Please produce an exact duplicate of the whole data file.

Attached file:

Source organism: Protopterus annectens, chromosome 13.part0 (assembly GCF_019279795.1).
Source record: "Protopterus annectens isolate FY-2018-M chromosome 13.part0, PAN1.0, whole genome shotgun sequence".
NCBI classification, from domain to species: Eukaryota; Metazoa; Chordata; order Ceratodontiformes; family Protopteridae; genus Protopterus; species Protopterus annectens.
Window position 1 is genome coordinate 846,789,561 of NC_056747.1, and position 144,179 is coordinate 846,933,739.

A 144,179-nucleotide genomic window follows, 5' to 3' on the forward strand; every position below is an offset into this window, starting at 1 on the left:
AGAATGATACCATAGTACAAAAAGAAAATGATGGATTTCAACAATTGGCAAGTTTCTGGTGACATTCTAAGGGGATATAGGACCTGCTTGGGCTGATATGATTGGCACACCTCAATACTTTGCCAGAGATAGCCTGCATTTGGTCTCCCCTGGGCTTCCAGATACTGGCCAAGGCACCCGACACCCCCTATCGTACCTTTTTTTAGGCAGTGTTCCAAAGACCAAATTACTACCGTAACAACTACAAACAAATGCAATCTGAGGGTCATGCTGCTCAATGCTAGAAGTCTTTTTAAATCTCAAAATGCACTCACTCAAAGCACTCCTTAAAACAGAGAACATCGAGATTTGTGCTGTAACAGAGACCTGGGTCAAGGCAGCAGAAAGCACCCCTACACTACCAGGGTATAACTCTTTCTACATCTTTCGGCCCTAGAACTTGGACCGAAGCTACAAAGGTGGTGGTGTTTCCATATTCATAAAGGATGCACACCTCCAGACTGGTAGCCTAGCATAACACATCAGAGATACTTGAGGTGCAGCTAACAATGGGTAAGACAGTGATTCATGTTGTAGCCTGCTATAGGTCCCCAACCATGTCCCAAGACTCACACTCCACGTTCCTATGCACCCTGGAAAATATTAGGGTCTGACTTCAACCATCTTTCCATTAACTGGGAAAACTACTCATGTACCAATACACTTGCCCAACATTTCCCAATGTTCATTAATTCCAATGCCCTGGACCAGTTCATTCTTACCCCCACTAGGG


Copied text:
Source organism: Protopterus annectens, chromosome 13.part0 (assembly GCF_019279795.1).
Source record: "Protopterus annectens isolate FY-2018-M chromosome 13.part0, PAN1.0, whole genome shotgun sequence".
NCBI classification, from domain to species: Eukaryota; Metazoa; Chordata; order Ceratodontiformes; family Protopteridae; genus Protopterus; species Protopterus annectens.
Window position 1 is genome coordinate 846,789,561 of NC_056747.1, and position 144,179 is coordinate 846,933,739.

A 144,179-nucleotide genomic window follows, 5' to 3' on the forward strand; every position below is an offset into this window, starting at 1 on the left:
AGAATGATACCATAGTACAAAAAGAAAATGATGGATTTCAACAATTGGCAAGTTTCTGGTGACATTCTAAGGGGATATAGGACCTGCTTGGGCTGATATGATTGGCACACCTCAATACTTTGCCAGAGATAGCCTGCATTTGGTCTCCCCTGGGCTTCCAGATACTGGCCAAGGCACCCGACACCCCCTATCGTACCTTTTTTTAGGCAGTGTTCCAAAGACCAAATTACTACCGTAACAACTACAAACAAATGCAATCTGAGGGTCATGCTGCTCAATGCTAGAAGTCTTTTTAAATCTCAAAATGCACTCACTCAAAGCACTCCTTAAAACAGAGAACATCGAGATTTGTGCTGTAACAGAGACCTGGGTCAAGGCAGCAGAAAGCACCCCTACACTACCAGGGTATAACTCTTTCTACATCTTTCGGCCCTAGAACTTGGACCGAAGCTACAAAGGTGGTGGTGTTTCCATATTCATAAAGGATGCACACCTCCAGACTGGTAGCCTAGCATAACACATCAGAGATACTTGAGGTGCAGCTAACAATGGGTAAGACAGTGATTCATGTTGTAGCCTGCTATAGGTCCCCAACCATGTCCCAAGACTCACACTCCACGTTCCTATGCACCCTGGAAAATATTAGGGTCTGACTTCAACCATCTTTCCATTAACTGGGAAAACTACTCATGTACCAATACACTTGCCCAACATTTCCCAATGTTCATTAATTCCAATGCCCTGGACCAGTTCATTCTTACCCCCACTAGGG